Methods for the Analysis of Choices and Evaluations

Notes on choice intentions measurement and Options Analysis application

  1. Two varieties of choice intention

  2. Using choice intentions data to estimate share of choice

  3. Using choice intentions data for Options Analysis validity assessment

Two varieties of choice intention

Two types of intention data can be usefully distinguished:

  1. Immediate choice intention: An immediate intention refers to a choice that would be made right now.

  2. Anticipated choice intention: This refers to the most likely next choice. It is implied by the use of "usual", "most common", "expected" or other analagous term for choice intention.

The distinction between these two is suggestive of the need for care in the framing of intentions questions and interviewer guidance in the collection of survey data.

Where the nature of the choice intention is left unstated, respondents tend to assume that such questions refer to the "most probable" i.e. anticipated choice intention. But ambiguity is unavoidable if the nature of intention is unqualified.

The data for questions on choice intention have varying implications for:

  1. the estimation of share of choices in a population, and

  2. Options Analysis validation procedures and analysis.

It is not necessary to pre-judge the issues involved as both questions can be asked in the same survey. The results should be analysed for substantive differences. If differences are not substantive then the issues outlined below may not be relevant. Such a finding suggests that appeal uncertainty amongst the preferred options is not affecting these choices.

Where there is strong separation amongst individuals' assessments of option appeal or an absence of uncertainty, or an appropriate combination of both, it is to be expected that questions on both intention perspectives will yield the same or very similar results.

Within the Options Analysis conceptual framework, all else being equal, the only reason for obtaining different choice results from the two questions, is an individual's uncertainty of appeal amongst the most preferred options. Overlap between an individual's option appeal distributions for the most preferred options, especially if these uncertainty distributions are negatively correlated, will suggest variation in choice amongst these options. Here, anticipated choice will usually be the option with the highest mean appeal. An immediate choice intention, where different from the anticipated choice, will likely refer to an option of lesser probability.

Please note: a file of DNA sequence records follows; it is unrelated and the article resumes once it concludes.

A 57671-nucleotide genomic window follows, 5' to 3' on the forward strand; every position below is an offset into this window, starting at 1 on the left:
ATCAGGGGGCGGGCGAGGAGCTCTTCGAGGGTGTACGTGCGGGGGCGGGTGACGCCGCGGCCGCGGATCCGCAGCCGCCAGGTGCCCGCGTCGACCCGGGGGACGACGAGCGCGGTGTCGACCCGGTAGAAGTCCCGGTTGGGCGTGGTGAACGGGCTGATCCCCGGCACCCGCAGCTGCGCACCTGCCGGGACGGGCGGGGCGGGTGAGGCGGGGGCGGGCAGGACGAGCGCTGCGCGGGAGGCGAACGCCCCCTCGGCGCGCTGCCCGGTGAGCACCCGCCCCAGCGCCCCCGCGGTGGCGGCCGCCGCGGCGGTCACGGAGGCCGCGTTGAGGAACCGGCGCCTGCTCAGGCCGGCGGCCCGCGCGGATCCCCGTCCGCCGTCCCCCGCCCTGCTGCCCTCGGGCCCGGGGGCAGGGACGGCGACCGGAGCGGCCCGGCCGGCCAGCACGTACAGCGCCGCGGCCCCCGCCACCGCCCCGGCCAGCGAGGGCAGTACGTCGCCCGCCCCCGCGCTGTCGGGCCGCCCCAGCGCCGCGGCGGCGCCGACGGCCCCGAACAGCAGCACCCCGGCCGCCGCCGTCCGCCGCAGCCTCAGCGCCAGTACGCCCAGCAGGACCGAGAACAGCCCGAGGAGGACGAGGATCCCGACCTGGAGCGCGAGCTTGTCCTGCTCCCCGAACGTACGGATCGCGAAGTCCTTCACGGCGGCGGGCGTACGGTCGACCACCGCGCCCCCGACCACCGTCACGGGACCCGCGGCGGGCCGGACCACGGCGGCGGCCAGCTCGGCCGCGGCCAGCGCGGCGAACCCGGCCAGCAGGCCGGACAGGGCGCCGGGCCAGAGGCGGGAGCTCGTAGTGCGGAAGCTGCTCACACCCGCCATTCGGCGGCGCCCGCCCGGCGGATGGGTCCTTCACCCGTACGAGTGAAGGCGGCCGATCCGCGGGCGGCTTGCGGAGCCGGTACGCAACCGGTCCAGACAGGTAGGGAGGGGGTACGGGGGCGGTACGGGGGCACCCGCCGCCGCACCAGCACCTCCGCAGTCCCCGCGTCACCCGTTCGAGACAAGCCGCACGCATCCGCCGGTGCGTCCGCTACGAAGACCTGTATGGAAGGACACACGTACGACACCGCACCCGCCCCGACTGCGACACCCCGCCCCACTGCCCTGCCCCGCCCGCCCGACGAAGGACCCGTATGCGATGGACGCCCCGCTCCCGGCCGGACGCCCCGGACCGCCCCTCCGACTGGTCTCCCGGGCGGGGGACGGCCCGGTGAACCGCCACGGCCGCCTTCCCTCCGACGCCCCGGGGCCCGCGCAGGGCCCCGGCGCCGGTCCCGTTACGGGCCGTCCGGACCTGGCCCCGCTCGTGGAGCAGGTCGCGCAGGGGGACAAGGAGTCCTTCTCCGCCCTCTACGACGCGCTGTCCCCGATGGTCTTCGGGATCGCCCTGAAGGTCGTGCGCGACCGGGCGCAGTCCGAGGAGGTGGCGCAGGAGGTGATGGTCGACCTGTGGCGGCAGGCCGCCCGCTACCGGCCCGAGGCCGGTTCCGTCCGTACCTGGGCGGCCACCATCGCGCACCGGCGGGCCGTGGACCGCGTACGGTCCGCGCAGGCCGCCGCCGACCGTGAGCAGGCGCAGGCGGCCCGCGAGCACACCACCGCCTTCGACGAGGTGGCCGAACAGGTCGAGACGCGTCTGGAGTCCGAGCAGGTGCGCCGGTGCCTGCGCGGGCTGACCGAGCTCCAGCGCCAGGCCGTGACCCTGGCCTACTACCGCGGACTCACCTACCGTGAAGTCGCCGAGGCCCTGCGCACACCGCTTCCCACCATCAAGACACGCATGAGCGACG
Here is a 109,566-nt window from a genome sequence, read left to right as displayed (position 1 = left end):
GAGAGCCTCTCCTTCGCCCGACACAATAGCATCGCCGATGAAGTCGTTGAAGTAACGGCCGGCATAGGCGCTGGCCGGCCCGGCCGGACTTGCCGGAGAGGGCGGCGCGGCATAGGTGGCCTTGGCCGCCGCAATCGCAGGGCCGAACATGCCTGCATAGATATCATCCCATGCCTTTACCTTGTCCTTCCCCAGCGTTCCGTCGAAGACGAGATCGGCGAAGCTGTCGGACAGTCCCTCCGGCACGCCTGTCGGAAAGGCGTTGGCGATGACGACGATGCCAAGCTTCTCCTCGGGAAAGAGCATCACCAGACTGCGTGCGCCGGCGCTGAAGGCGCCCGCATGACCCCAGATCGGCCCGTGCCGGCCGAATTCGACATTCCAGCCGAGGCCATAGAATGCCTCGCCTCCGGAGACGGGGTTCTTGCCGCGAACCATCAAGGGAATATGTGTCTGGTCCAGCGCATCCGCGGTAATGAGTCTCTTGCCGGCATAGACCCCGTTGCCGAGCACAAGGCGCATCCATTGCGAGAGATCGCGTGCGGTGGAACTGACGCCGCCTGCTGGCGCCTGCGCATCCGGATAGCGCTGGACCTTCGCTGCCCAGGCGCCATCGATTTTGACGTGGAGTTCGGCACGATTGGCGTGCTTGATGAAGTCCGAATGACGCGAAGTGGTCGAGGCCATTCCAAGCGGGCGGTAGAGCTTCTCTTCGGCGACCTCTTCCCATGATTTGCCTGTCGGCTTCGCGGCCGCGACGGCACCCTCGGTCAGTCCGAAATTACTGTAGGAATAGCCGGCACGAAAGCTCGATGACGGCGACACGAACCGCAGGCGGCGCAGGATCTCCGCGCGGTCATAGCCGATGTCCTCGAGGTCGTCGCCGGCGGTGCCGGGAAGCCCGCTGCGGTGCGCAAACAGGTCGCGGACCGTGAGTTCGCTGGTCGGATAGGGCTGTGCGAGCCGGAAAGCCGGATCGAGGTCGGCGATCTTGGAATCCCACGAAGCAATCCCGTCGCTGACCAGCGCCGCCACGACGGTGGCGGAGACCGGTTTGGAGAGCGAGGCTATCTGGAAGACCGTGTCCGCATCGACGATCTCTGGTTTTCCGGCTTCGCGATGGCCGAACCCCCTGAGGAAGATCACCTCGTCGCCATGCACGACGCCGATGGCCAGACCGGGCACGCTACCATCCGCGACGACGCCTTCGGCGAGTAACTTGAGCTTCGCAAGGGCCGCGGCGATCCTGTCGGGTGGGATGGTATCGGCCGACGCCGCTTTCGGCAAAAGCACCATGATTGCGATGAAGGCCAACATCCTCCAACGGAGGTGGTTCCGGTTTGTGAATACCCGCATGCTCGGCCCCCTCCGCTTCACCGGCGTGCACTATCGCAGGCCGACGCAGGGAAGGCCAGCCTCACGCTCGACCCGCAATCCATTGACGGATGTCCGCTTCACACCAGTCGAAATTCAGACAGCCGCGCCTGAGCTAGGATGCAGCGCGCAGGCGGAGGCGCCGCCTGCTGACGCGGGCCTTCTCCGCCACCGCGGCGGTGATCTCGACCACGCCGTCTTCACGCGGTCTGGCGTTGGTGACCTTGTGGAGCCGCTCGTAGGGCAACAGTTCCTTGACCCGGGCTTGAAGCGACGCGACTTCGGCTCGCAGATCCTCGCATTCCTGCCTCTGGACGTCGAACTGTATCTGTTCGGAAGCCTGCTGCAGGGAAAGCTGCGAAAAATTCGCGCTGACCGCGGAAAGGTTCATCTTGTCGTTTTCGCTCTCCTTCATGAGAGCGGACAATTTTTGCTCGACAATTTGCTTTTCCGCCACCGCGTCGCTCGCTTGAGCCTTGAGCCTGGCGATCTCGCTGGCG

Using choice intentions data to estimate share of choice

Choice intentions data based on the immediate decisions of respondents may be aggregated to estimate option shares of choice.

On the other hand, aggregated data for anticipated choices will tend to exaggerate the share of the more common selections with a corresponding under-representation of less common choices.

However, at the level of the individual, data on an immediate choice will be less predictive of future choices than will data for anticipated choice.


Using choice intentions data for Options Analysis validity assessment

Appeal data is concerned with option evaluation. Relations between individual option appeal are used to infer choice intention. Each individual's statement of choice intention is used as an independent criterion for testing such inference.

With Options Analysis based on single-point measures of appeal, each measure reflects the sum of past and current experience and knowledge concerning an option. Since inference of option choice is based on highest appeal, which will invariably carry the highest choice probability, the results will reflect anticipated rather than immediate choice intentions. Using anticipated choice intentions is the most appropriate criterion measure for assessing the validity of these Options Analysis results.

Where there are substantial differences between estimates of shares for immediate and anticipated choice intention data it will be necessary to qualify Options Analysis using appeal-point data for the unanalysed effects of appeal uncertainty. The general results for such Options Analysis will be:

  1. For shares of the more popular options to be overstated, and less popular options understated.

  2. For individual changes in choice to be sharp rather than smooth - although overall change results will probably be similar. (Uncertainty suggests marginal changes in choice probabilities rather than whole-choice changes.)

Otherwise, the standard forms of Options Analysis may be confidently applied with the measures of appeal, advantage and disadvantage substantially unaffected by these considerations.


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